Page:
There isn't a lot of meat on a snake, though, so I also provided some corn tortillas with cheese and leftover taco meat.

I had made the baked custard for the one child with a sore throat. However, I had also made rhubarb/strawberry jam earlier in the day (I used purchased frozen strawberries, and about twice as much rhubarb as strawberries), so two children chose to have yogurt with jam instead of custard.

Okay, your turn! What'd you eat this week?

Tuesday, May 9, 2023

Growing Food: Proper Attire

Have you ever heard of the UV Index? It is, essentially, a number on a scale that tells you how strong the sun is. The higher the number, the more likely you are to get sunburned. You can see a map of it here.

What that map will show you is that the entirety of New Mexico is one big UV lamp. It's worse than the deserts of southern Arizona. Especially at higher altitudes like ours, you just do not mess around with the sun here. 

I unfortunately have a great sensitivity to almost all types of sunscreen, which means that when I go outside, I have to cover up with clothing. And that means that whenever I go out to the garden, I wear this:

Super chic.

What you see there is the world's dorkiest hat, but it shades my entire face and neck AND it has one of those cords to tighten under my chin so it doesn't blow off in our horrible wind.

The shirt is just an oversized thin button-up cotton shirt I bought on Amazon. I put it on over whatever short-sleeved shirt I'm wearing, button it at the neck, turn up the collar, and go about my merry way in our blazing sun.

It ain't pretty, and it certainly isn't fashionable, but it works.

So tell me, fellow gardeners: What do you wear to work in the garden?

Sunday, May 7, 2023

Snapshots: Cute Things

I know you all want to see the lambs first, don't you? Of course you do. They're at the cutest stage now. There are nine so far, and they all hang around in a lamb gang and will randomly pop straight up in the air and then race around with each other.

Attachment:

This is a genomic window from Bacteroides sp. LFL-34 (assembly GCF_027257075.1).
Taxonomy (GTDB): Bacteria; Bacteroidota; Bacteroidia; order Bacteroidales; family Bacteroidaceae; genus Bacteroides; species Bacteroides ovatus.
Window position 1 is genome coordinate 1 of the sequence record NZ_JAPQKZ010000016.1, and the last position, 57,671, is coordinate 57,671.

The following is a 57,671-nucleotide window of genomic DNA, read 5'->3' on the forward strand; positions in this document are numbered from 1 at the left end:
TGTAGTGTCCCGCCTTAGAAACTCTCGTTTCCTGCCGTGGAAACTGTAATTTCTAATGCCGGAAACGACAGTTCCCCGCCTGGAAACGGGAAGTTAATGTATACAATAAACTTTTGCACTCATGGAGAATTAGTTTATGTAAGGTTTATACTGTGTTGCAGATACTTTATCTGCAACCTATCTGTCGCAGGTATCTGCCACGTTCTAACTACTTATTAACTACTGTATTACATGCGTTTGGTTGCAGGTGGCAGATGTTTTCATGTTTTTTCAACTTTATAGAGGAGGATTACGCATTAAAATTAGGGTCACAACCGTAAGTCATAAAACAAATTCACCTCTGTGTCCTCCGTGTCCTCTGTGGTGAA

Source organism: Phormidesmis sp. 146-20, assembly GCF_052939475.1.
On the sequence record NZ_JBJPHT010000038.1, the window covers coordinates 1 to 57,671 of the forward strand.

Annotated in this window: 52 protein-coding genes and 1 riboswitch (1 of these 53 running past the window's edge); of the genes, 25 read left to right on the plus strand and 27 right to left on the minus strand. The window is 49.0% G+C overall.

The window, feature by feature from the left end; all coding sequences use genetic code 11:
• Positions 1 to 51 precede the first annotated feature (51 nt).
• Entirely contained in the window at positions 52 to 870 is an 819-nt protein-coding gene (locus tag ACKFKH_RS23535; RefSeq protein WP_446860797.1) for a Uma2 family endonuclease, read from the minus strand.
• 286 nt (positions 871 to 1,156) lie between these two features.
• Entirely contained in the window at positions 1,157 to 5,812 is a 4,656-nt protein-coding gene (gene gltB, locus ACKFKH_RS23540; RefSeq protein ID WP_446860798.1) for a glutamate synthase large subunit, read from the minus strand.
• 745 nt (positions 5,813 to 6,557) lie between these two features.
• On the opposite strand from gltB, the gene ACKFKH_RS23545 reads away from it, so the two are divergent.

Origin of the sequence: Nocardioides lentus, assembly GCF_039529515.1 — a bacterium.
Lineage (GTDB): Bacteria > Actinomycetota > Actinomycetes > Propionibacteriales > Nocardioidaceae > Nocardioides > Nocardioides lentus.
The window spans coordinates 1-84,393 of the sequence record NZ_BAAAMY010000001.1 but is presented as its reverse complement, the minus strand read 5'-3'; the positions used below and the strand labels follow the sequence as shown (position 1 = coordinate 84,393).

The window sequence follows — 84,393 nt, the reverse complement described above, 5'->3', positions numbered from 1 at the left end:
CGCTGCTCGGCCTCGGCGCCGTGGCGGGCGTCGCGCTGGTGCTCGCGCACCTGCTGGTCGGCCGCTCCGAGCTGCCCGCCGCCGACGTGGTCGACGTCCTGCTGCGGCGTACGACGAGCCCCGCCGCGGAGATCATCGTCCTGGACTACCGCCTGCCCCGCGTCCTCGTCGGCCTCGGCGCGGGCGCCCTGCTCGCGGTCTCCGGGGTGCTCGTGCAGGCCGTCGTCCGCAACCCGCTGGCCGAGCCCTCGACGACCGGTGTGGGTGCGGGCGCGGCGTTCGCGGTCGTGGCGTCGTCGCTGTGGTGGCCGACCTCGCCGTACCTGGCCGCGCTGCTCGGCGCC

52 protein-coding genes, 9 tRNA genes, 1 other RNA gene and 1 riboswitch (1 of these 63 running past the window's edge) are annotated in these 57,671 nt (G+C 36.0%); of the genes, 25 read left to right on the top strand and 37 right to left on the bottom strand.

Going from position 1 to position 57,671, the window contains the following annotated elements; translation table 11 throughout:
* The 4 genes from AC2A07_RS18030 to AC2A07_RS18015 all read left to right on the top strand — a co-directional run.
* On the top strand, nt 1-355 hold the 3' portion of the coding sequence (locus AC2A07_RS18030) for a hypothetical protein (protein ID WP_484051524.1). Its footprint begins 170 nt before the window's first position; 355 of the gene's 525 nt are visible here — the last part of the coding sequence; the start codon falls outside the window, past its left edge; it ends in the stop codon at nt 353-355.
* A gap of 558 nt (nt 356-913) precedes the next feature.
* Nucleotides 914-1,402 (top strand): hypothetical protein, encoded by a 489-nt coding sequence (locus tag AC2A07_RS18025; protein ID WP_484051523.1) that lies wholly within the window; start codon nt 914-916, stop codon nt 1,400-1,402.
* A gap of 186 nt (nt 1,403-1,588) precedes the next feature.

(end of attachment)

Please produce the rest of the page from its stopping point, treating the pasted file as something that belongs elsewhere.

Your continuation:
Good thing they're not this cute when they get to the eating age.

Bill the pony isn't as cute as the lambs, but let's give him some attention, shall we?

Morning greeting with Odin.

Poppy IS as cute as a lamb, especially when she requests her hair be put into two buns.

This is known as "pig buns" in our house.

It was also very cute when I announced we were having a Cinco de Mayo party, and she ran off to change into her "party clothes."

Watching salsa dancers in a flouncy dress and gold sparkly shoes.

Of course, if it's a party, we have to use the PARTY BLENDER.

What, this doesn't look like a party to you?

I made virgin margaritas for the young ones, non-virgin margaritas for the old ones, guacamole and chips for all. And we listened to salsa music while I made the guacamole. 

It was a pretty low-key party, but fun nonetheless.

And speaking of Mexican things! I bought this cookbook that is curiously called "Mexican Cookbook," even though the recipes are actually New Mexican. The book was written in the 1930s, and the author explained that these traditional recipes date from when New Mexico was still part of the country of Mexico. Given that New Mexico didn't enter the union until 1912, that's not actually too far back.

Anyway, the funniest part of the book is the extremely worried-looking pig on the cover.

Bad luck for him ending up in a lard-loving Mexican kitchen. 

There you have it! My life, snapshotted.